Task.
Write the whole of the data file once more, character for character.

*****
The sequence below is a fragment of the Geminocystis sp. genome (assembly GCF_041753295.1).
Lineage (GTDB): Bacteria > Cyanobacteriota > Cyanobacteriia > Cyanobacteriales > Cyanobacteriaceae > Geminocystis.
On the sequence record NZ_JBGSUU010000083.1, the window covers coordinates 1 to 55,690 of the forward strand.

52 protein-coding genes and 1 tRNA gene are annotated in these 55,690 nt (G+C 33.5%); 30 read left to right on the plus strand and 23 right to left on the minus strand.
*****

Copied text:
The sequence below is a fragment of the Geminocystis sp. genome (assembly GCF_041753295.1).
Lineage (GTDB): Bacteria > Cyanobacteriota > Cyanobacteriia > Cyanobacteriales > Cyanobacteriaceae > Geminocystis.
On the sequence record NZ_JBGSUU010000083.1, the window covers coordinates 1 to 55,690 of the forward strand.

52 protein-coding genes and 1 tRNA gene are annotated in these 55,690 nt (G+C 33.5%); 30 read left to right on the plus strand and 23 right to left on the minus strand.